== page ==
S3 Graphics today formally launched the Chrome S20, its fourth-generation DirectX 9.0 graphics chip, running at what it claimed is the "highest frequency of any GPU currently available".
Potential suitor courts Eircom
Eircom - Ireland's incumbent telco - could be about to be snapped up after confirming it has received an approach from a potential bidder.
Nokia misses N-Gage sales target by miles
Nokia's handheld games console-cum-phone, the N-Gage, remains central to the Finnish giant's multimedia strategy despite failing to meet sales expectations.
BT Ireland confirms Cara buyout
BT Ireland has confirmed that it's bought the Cara Group in a deal that execs claim will create one of the largest networked IT services companies in Ireland.
Cisco protects routers against 'Black Hat' bug
Cisco has warned users of a flaw in its IOS (Internetwork Operating System) software which might be used by hackers to bypass security restrictions and run hostile code on network devices. The vulnerability reportedly affects all Cisco products that run Cisco IOS software, including routers and a limited range of switches that don't run CatOS. The networking giant has released fixes for the 12.x releases of its software as explained in a patching matrix here.
Toshiba Qosmio G20 Media Center notebook
ReviewToshiba's Qosmio range is set up for entertainment and the G20 stands at its head. With a large widescreen display and running Microsoft's Windows Media Center 2005, Toshiba has pretty much thrown the kitchen sink at this thing in an effort to ensure that it can act as a full-on digital content hub.
Mars Express up and running
A faulty instrument on Mars Express is up and running again after a "few months" out of action. The Planetary Fourier Spectrometer (PFS) went offline in July this year when its pendulum motor broke down. Once mission scientists were able to establish the cause of the problem, they switched to the back up motor and the PFS is back in business.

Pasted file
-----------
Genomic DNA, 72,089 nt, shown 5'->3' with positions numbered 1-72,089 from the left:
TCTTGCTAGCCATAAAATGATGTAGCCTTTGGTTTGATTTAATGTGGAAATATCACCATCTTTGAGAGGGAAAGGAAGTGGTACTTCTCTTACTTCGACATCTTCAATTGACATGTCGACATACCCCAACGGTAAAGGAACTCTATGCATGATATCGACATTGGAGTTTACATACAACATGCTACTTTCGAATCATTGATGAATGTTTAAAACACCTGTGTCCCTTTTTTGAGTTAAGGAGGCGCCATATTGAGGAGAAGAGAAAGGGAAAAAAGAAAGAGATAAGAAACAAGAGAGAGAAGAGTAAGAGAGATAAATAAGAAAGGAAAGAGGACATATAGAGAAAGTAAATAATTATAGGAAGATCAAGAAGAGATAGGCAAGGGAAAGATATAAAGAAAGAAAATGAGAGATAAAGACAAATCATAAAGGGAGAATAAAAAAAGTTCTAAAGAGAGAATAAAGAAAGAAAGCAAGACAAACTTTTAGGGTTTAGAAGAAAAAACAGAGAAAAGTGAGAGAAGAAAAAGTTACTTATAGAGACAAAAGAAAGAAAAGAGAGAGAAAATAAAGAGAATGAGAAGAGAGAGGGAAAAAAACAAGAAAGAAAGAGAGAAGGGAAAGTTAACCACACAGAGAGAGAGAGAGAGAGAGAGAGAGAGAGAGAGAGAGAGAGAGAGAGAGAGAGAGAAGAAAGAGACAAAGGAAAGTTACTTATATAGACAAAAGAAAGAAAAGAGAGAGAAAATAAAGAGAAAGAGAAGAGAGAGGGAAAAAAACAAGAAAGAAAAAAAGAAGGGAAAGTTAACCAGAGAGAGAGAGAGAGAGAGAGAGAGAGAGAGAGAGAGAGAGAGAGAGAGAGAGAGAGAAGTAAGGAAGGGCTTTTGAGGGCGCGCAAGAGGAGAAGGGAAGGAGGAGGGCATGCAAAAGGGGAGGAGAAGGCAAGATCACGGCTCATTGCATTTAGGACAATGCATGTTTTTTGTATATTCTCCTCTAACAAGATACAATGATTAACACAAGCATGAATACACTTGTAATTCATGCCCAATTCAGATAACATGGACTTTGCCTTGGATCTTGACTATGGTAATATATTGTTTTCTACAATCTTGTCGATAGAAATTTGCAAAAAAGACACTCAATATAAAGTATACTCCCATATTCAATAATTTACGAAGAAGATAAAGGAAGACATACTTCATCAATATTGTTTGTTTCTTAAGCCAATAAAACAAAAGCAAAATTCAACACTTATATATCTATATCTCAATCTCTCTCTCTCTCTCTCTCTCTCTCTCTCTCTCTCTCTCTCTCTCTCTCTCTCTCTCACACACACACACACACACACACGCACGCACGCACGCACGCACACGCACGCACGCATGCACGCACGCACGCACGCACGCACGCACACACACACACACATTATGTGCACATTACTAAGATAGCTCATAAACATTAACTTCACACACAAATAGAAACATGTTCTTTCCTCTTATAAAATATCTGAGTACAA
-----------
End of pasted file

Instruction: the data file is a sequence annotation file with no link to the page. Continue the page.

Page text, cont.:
MS buys Swiss VoIP outfit
Microsoft is to acquire a Swiss software outfit that develops applications for internet telephony.
PartyGaming weighs odds on Empire takeover
PartyGaming, the company behind PartyPoker.com, has confirmed that it has made a bid to acquire rival online gambling operator Empire. The company said press speculation had prompted the disclosure.
Opteron Madness forces Dell to market IBM servers
Being late to market with dual-core processors has taken a damaging toll on Dell's marketing leverage. Evidence? You bet.
Governments agree to end multi-chip import duties
US, European and Asian government and trade representatives have provisionally agreed to stop taxing semiconductors in multi-chip packages (MCPs) more than they tax single-die packages.
Video Networks expands broadband network
Video Networks is to unbundle hundreds more exchanges as it makes its broadband TV service available to some ten million viewers in the UK.
Harmless Oracle worm raises security fears
Gray Hat hackers have posted proof-of-concept code for a worm designed to spread using vulnerabilities in Oracle's database software. The Oracle Voyager worm, which targets Oracle databases with default user accounts and passwords, was posted on a full disclosure list on Monday (31 October). Although not a threat in itself, security researchers fear the code might be used as a template to develop future malware.
AMD begins fully-buffered blade attack on Intel
AMD made its blade server pitch yesterday to Wall Street and leaked out one area where it looks to hit Intel in the coming months.
Firefox gains ground on IE
More than one out of 10 surfers use Firefox as a browser, according to a study by web analytics firm OneStat.com. Although Mozilla-based browsers have a total global usage share of 11.51 percent - an increase of 2.82 per cent since April 2005 - Microsoft's Internet Explorer still dominates the global browser market with a global share of 85.45 per cent. Its share has slipped 1.18 per cent from the end of April.
SolarMetric buy makes BEA more persistent
BEA Systems is buying an object/relational mapping specialist to simplify development of Java applications and compete with open and closed source rivals.
Microsoft nabs wee FolderShare
Microsoft is rounding out the infrastructure of its live software "service" with the acquisition of synchronization and remote access service FolderShare.
Political challenge to state's Office ruling
The decision by a US state to dump Microsoft Office for desktop productivity suites only supporting OpenDocument Format (ODF) has run afoul of local politics.